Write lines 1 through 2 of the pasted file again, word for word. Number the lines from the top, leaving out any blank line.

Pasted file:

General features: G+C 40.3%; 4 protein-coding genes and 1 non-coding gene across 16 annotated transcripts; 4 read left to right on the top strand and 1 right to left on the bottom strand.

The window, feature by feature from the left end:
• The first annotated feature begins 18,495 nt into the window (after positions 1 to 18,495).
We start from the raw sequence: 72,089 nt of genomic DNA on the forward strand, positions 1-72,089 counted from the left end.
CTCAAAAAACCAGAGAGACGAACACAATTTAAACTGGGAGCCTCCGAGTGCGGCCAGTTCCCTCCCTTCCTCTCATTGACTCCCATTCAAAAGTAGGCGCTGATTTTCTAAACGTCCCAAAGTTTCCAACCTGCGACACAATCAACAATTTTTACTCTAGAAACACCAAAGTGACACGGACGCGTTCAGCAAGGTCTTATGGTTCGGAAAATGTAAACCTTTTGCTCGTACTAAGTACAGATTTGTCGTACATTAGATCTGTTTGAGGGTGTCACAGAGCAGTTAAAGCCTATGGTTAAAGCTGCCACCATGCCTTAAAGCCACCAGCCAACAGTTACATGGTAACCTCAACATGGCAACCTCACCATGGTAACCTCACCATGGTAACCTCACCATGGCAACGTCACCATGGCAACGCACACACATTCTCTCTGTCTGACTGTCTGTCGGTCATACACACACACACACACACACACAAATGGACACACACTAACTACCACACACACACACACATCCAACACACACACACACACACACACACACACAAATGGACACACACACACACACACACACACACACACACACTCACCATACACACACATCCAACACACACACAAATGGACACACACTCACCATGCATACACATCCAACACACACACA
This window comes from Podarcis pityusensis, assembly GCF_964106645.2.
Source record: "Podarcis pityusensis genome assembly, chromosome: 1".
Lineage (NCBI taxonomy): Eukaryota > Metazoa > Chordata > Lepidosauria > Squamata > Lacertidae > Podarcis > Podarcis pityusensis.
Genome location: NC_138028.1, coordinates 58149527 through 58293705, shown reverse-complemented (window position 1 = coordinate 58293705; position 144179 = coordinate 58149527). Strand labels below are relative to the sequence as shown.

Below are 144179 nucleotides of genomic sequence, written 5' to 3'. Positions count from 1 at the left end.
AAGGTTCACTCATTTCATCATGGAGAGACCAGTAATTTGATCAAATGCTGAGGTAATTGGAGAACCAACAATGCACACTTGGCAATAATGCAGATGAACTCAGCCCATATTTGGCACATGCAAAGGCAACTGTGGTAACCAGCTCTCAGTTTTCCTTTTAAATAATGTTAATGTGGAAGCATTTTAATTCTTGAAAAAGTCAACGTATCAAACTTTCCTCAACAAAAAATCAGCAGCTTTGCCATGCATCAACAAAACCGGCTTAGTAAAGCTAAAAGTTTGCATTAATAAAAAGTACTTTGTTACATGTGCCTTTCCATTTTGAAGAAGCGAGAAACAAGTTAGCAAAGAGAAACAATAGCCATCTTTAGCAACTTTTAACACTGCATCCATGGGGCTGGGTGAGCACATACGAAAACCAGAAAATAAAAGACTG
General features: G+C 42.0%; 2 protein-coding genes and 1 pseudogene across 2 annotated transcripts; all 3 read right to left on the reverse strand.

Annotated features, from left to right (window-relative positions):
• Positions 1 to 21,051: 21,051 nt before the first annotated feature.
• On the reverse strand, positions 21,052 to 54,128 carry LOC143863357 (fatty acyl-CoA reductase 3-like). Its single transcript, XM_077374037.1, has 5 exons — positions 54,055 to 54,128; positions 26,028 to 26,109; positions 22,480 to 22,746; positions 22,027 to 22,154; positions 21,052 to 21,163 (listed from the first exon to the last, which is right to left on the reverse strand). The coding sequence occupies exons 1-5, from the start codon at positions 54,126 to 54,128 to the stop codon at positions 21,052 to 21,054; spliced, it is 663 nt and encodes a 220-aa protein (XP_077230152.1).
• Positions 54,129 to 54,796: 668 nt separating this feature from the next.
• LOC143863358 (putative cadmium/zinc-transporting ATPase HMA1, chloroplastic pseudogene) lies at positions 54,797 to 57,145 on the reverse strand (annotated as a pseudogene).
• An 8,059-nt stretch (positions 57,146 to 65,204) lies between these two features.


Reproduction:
General features: G+C 40.3%; 4 protein-coding genes and 1 non-coding gene across 16 annotated transcripts; 4 read left to right on the top strand and 1 right to left on the bottom strand.

The window, feature by feature from the left end: